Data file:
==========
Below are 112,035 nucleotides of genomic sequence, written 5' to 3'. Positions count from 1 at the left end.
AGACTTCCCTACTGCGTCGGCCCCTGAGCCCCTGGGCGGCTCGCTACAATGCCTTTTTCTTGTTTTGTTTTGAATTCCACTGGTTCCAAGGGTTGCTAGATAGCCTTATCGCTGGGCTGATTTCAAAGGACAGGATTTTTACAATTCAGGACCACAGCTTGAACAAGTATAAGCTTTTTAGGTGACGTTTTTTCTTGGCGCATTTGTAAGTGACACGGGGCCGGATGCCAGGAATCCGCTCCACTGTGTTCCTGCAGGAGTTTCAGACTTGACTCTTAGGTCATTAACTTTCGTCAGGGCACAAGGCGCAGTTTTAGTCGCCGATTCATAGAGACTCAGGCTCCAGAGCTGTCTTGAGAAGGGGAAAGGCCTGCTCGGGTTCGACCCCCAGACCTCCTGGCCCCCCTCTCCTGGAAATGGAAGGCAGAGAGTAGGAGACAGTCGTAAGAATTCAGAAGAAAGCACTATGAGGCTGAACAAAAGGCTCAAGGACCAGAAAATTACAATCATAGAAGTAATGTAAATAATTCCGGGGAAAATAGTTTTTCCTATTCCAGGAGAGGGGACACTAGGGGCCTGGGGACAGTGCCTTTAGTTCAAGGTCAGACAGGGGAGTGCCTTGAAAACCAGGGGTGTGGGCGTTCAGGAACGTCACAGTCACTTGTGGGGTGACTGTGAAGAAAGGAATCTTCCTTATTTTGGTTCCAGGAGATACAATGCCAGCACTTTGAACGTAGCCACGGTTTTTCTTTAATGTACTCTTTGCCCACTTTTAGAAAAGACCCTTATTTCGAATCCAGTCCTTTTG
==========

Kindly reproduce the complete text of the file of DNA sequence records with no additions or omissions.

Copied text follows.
Below are 112,035 nucleotides of genomic sequence, written 5' to 3'. Positions count from 1 at the left end.
AGACTTCCCTACTGCGTCGGCCCCTGAGCCCCTGGGCGGCTCGCTACAATGCCTTTTTCTTGTTTTGTTTTGAATTCCACTGGTTCCAAGGGTTGCTAGATAGCCTTATCGCTGGGCTGATTTCAAAGGACAGGATTTTTACAATTCAGGACCACAGCTTGAACAAGTATAAGCTTTTTAGGTGACGTTTTTTCTTGGCGCATTTGTAAGTGACACGGGGCCGGATGCCAGGAATCCGCTCCACTGTGTTCCTGCAGGAGTTTCAGACTTGACTCTTAGGTCATTAACTTTCGTCAGGGCACAAGGCGCAGTTTTAGTCGCCGATTCATAGAGACTCAGGCTCCAGAGCTGTCTTGAGAAGGGGAAAGGCCTGCTCGGGTTCGACCCCCAGACCTCCTGGCCCCCCTCTCCTGGAAATGGAAGGCAGAGAGTAGGAGACAGTCGTAAGAATTCAGAAGAAAGCACTATGAGGCTGAACAAAAGGCTCAAGGACCAGAAAATTACAATCATAGAAGTAATGTAAATAATTCCGGGGAAAATAGTTTTTCCTATTCCAGGAGAGGGGACACTAGGGGCCTGGGGACAGTGCCTTTAGTTCAAGGTCAGACAGGGGAGTGCCTTGAAAACCAGGGGTGTGGGCGTTCAGGAACGTCACAGTCACTTGTGGGGTGACTGTGAAGAAAGGAATCTTCCTTATTTTGGTTCCAGGAGATACAATGCCAGCACTTTGAACGTAGCCACGGTTTTTCTTTAATGTACTCTTTGCCCACTTTTAGAAAAGACCCTTATTTCGAATCCAGTCCTTTTG